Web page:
gms | German Medical Science

102. Jahrestagung der DOG

Deutsche Ophthalmologische Gesellschaft e. V.

23. bis 26.09.2004, Berlin

Results of a multicenter-study on acute electrical stimulation of the human retina with an epiretinal implant

Meeting Abstract

  • corresponding author M. Feucht - Universitäts-Augenklinik Hamburg-Eppendorf
  • G. Richard - Universitäts-Augenklinik Hamburg-Eppendorf
  • M. Velikay-Parel - Universitätsklinik für Augenheilkunde und Optometrie Wien
  • R. Hornig - IIP-Technologies GmbH, Bonn

Evidenzbasierte Medizin - Anspruch und Wirklichkeit. 102. Jahrestagung der Deutschen Ophthalmologischen Gesellschaft. Berlin, 23.-26.09.2004. Düsseldorf, Köln: German Medical Science; 2004. Doc04dogSO.05.09

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Veröffentlicht: 22. September 2004

© 2004 Feucht et al.
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To explore the visual perceptions evoked by acute electrical stimulation of the human retina with regard to the development of a chronic epiretinal implant.


A multicenter study with 20 subjects suffering from retinitis pigmentosa has been initiated considering strict inclusion and exclusion criteria. 15 subjects with visual acuities from 1/50 to no light perception and a mean age of 54 years underwent acute stimulation until abstract submission. Stimulation procedure is done during a pars plana vitrectomy with a maximum duration of 30 minutes. For stimulation a microcontact film with IrOx-electrodes connected by cable to a current generator is positioned epiretinally in the macular area. After repeated stimulation, the microcontact film is removed. Standardized interviews are performed 15 and 90 minutes after operation.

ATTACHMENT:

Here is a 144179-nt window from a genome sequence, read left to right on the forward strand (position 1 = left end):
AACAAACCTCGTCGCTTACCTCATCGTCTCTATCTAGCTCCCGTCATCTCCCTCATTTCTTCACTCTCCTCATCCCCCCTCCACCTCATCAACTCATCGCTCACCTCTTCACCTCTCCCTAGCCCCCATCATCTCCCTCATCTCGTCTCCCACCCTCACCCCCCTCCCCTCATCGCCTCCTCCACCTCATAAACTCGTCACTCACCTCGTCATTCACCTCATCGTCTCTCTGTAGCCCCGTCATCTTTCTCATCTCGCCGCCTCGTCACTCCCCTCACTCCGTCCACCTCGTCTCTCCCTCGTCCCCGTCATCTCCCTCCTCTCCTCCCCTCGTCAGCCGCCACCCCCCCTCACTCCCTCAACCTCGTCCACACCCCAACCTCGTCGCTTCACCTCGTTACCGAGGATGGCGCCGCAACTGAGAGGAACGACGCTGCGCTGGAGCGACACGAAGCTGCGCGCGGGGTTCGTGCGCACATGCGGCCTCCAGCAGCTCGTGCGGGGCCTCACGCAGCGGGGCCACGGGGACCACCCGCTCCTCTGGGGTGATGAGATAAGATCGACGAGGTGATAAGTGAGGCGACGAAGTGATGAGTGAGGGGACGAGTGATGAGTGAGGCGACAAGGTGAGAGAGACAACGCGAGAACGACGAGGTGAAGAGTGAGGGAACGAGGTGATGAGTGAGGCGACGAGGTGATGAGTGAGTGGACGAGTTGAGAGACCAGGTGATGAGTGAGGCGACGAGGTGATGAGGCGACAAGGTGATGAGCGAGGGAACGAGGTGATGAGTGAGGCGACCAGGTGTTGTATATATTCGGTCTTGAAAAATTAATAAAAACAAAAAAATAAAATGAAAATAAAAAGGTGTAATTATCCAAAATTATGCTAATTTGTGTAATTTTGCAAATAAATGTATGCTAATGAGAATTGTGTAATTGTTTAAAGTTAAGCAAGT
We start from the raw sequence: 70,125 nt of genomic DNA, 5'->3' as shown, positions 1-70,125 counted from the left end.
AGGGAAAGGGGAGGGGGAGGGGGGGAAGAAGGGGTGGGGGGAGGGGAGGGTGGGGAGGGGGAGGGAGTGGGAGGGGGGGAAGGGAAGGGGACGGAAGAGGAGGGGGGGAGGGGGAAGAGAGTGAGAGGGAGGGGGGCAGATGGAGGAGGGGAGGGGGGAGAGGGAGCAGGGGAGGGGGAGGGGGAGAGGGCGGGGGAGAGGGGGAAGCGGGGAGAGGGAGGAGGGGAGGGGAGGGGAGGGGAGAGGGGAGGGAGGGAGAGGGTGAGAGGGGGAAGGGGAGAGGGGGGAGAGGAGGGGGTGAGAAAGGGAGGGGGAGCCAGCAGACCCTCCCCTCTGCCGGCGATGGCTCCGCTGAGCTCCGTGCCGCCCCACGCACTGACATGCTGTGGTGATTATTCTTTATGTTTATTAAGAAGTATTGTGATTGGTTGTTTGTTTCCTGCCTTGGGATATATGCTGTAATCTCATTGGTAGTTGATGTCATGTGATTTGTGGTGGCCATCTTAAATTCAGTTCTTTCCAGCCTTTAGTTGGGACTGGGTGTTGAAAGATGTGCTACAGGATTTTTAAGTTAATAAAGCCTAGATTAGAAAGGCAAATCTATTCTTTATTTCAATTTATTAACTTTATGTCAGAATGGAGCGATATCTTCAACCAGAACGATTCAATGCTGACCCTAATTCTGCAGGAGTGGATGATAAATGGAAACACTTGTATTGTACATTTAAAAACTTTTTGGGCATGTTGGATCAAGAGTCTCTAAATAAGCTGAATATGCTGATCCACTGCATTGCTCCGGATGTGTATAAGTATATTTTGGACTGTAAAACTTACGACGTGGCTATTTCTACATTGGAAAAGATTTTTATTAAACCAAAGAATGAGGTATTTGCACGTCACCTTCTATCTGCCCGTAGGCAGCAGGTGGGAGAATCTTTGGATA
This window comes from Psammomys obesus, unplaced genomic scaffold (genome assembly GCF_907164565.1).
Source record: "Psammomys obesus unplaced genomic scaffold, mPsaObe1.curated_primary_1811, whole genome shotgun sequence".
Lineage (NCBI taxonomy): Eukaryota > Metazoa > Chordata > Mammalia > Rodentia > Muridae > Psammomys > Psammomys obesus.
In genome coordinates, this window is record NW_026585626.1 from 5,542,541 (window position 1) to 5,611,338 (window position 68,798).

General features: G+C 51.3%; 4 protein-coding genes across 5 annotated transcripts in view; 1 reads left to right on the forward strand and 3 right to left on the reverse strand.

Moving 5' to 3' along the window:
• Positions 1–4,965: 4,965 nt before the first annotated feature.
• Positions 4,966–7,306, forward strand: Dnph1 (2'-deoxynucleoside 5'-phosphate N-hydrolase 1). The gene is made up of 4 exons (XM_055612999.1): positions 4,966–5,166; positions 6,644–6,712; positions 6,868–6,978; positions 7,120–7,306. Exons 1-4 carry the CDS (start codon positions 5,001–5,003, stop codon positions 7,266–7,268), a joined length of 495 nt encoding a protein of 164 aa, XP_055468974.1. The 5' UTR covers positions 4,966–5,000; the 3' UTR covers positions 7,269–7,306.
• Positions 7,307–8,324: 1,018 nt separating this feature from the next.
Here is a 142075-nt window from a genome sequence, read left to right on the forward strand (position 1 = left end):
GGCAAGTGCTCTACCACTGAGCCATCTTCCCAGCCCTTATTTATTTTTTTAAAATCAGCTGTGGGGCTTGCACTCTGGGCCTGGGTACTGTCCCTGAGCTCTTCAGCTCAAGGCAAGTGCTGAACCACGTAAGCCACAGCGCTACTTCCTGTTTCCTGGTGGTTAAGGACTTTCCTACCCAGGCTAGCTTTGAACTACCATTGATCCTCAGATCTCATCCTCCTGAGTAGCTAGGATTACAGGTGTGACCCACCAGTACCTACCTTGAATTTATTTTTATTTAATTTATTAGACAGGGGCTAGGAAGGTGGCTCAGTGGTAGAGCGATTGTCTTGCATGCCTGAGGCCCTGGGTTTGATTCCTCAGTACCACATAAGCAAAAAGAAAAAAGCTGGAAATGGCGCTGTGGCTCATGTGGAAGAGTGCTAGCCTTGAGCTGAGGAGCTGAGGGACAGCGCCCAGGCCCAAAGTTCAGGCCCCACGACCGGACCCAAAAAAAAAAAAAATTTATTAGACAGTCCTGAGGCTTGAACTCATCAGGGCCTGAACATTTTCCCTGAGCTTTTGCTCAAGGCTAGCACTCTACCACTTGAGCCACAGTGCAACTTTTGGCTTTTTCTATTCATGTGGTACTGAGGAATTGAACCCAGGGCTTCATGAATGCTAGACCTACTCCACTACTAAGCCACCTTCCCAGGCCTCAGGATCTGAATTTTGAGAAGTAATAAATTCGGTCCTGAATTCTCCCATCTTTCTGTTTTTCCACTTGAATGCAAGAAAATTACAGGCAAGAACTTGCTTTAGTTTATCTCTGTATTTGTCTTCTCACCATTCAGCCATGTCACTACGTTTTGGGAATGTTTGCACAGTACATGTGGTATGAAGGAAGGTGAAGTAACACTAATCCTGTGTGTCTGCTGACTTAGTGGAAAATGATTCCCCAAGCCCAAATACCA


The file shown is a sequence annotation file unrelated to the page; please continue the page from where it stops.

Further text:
14 of 15 subjects reported pleasant and not flashy perceptions of coloured objects ranging in size from a head of a match to a football as seen from a distance of one meter. Perceptual brightness was described as clearly visible, comparable to the light of a candle. Even a patient who has been blind since 25 years experienced relevant and reproducible percepts. Threshold charges needed to generate visual perceptions proved to be different between individual patients. Except for retinal detachment in one patient (reattached), no other side effects were observed during the 3-month follow-up.


Acute electrical stimulation of the human retina using microcontact films may create useful visual perceptions even in totally blind patients. It can be performed without damaging the macula. Results are encouraging with regard to the implantation of a chronic epiretinal implant.